Ananta Aspen Centre and WWF India holds public session on Toxic pollution

   Feb 19, 8:12 pm

New Delhi, Feb.19 (ANI): To bring greater public focus on the issue of toxic pollution, the Ananta Aspen Centre in collaboration with World Wide Fund (WWF) India hosted a public session on "Toxic Pollution in India: The Unseen Public Health Menace" here today.

The session was chaired by WWF India Secretary General and CEO Ravi Singh.

As per the World Health Organisation, toxic pollution, chemicals and wastes constitute an under-recognized global health hazard and one-fifth of the global burden of disease is attributable to environmental health problems.

Worldwide, populations at risk from toxic pollution exceed 200 million, and the burden of this exposure is borne by the poorest living in low and middle income countries.This little known yet major public health and environmental issue affects India as much as it does other developing countries. According to the World Bank, environmental degradation costs India $80 billion annually and accounts for 23 percent of the country's child mortality rate.

A 2013 study conducted by the international environment organization, Blacksmith Institute across 373 sites in India, Indonesia and Philippines revealed that exposure to toxic wastes posed a serious health risk for nearly 8.6 million people. Sadly, children and pregnant women were the ones found to be most affected by toxicants such as lead, mercury and chromium-commonly found at waste sites.

Addressing the gathering, The Blacksmith Institute President Richard Fuller and Chairman H Conrad Meyer III concurred that toxic pollution was 'a global epidemic.'

"Our 2013 study on hotspots across India revealed that exposure to potent neurotoxins such as lead and hex chromium directly affects immune responses, increases the threat of cancer and cardiovascular disease, and may even cause disability. Also, contrary to common perception, the main sources of exposure are not international Multi-National Corporations, but smaller local companies, abandoned waste sites and artisanal units," asserted Mr Fuller.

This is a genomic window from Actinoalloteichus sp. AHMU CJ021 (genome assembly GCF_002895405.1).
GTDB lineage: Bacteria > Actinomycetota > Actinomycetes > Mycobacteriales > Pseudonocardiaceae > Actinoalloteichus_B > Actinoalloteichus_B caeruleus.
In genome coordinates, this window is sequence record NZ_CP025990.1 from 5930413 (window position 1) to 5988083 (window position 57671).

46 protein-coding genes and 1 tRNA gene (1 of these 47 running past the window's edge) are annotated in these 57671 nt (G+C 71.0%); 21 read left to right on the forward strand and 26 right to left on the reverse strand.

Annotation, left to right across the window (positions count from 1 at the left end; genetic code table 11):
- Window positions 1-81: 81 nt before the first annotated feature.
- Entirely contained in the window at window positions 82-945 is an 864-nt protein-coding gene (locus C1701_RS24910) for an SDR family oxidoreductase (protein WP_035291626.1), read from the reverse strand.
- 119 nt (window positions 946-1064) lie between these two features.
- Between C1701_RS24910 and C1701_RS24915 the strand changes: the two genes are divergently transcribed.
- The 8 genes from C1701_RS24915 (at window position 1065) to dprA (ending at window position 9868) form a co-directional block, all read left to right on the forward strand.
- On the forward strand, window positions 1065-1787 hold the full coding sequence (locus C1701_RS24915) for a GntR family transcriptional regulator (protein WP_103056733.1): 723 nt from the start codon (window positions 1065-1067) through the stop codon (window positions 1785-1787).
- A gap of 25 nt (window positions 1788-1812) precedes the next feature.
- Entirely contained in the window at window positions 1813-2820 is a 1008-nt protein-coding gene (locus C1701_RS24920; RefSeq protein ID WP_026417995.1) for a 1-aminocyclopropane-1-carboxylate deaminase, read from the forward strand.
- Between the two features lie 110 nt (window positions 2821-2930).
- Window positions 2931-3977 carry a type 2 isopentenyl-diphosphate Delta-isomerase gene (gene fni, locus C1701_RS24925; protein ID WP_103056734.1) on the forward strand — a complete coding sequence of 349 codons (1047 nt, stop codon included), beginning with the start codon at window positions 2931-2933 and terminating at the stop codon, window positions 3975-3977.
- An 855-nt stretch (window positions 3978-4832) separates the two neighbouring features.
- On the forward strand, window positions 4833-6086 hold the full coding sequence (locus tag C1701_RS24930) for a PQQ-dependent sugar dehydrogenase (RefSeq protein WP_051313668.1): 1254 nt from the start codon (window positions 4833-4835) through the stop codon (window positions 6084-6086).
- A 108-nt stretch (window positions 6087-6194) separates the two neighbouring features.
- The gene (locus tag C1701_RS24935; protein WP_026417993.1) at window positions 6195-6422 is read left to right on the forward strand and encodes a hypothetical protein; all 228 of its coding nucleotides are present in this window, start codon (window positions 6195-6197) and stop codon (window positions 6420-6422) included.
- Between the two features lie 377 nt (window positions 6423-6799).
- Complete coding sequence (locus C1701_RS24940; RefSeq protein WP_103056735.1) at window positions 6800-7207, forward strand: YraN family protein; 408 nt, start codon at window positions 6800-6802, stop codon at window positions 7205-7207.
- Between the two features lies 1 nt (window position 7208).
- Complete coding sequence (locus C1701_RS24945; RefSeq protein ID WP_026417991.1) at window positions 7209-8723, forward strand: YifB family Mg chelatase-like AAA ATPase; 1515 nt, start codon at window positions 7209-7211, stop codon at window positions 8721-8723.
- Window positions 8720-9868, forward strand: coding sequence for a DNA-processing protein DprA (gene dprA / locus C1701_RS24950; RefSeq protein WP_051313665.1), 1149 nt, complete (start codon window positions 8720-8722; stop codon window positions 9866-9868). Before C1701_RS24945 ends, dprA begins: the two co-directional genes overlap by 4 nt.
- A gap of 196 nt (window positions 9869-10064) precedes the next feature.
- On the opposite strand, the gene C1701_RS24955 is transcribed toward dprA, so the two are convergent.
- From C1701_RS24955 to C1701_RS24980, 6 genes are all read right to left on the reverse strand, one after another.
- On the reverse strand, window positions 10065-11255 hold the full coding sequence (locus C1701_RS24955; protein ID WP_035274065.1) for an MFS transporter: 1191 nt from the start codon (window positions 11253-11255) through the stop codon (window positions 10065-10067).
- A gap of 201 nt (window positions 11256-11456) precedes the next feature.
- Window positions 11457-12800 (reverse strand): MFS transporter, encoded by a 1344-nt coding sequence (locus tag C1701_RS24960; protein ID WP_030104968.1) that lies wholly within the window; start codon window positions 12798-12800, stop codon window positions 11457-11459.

"Health risks emanating from toxic pollution are comparable to those from outdoor pollution and malaria. With help from World Bank, Blacksmith Institute and others, the Indian government is tackling this issue. It is currently remediating the 10 worst polluted sites in the country. But the scale of the problem requires efforts from all stakeholders: government, industry, NGOs and the general public," he added.

Reflecting on the Indian response to the challenge, Meyer said, "Poorly managed unites especially in the informal sector and waste sites are toxic hubs that are present in every developing nation. India has begun to take strong steps in a positive direction. There is both a will and a way to mitigate toxic pollution here. There is a renewed sense of responsibility. I believe pushing for strong enforcement by government agencies and encouraging big, private players in helping the smaller units is key to bring about a change."

The study was one of the first to measure the burden of disease emanating from toxic waste sites. Researchers from the Blacksmith Institute found that in 125 Indian sites, chromium contamination had affected 2.6 million people, while in 96 sites, pollution caused by led had caused negatively impacted the health of 1.25 million people. Mining and ore processing sector was identified as the top source of toxic contamination in India, followed by chemical manufacturing, smelting and textiles. (ANI)

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